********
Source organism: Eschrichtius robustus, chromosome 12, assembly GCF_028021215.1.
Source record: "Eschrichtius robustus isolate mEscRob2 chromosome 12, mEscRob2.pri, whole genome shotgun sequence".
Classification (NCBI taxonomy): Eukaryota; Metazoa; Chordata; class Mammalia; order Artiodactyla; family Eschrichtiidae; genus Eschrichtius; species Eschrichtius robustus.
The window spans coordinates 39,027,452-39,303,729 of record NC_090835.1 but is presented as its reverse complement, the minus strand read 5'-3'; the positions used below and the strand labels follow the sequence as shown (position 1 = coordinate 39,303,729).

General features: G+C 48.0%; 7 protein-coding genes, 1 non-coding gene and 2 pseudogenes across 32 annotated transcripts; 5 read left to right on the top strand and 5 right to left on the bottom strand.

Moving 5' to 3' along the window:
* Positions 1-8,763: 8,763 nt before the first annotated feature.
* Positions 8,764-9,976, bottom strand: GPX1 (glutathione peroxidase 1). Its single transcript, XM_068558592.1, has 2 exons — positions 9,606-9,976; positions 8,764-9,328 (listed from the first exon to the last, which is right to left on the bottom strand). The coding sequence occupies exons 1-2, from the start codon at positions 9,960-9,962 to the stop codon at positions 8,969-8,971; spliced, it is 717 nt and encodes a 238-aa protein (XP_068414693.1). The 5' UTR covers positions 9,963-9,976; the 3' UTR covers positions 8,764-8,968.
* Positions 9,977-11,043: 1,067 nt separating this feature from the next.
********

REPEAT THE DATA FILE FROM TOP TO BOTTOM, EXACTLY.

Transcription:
Source organism: Eschrichtius robustus, chromosome 12, assembly GCF_028021215.1.
Source record: "Eschrichtius robustus isolate mEscRob2 chromosome 12, mEscRob2.pri, whole genome shotgun sequence".
Classification (NCBI taxonomy): Eukaryota; Metazoa; Chordata; class Mammalia; order Artiodactyla; family Eschrichtiidae; genus Eschrichtius; species Eschrichtius robustus.
The window spans coordinates 39,027,452-39,303,729 of record NC_090835.1 but is presented as its reverse complement, the minus strand read 5'-3'; the positions used below and the strand labels follow the sequence as shown (position 1 = coordinate 39,303,729).

General features: G+C 48.0%; 7 protein-coding genes, 1 non-coding gene and 2 pseudogenes across 32 annotated transcripts; 5 read left to right on the top strand and 5 right to left on the bottom strand.

Moving 5' to 3' along the window:
* Positions 1-8,763: 8,763 nt before the first annotated feature.
* Positions 8,764-9,976, bottom strand: GPX1 (glutathione peroxidase 1). Its single transcript, XM_068558592.1, has 2 exons — positions 9,606-9,976; positions 8,764-9,328 (listed from the first exon to the last, which is right to left on the bottom strand). The coding sequence occupies exons 1-2, from the start codon at positions 9,960-9,962 to the stop codon at positions 8,969-8,971; spliced, it is 717 nt and encodes a 238-aa protein (XP_068414693.1). The 5' UTR covers positions 9,963-9,976; the 3' UTR covers positions 8,764-8,968.
* Positions 9,977-11,043: 1,067 nt separating this feature from the next.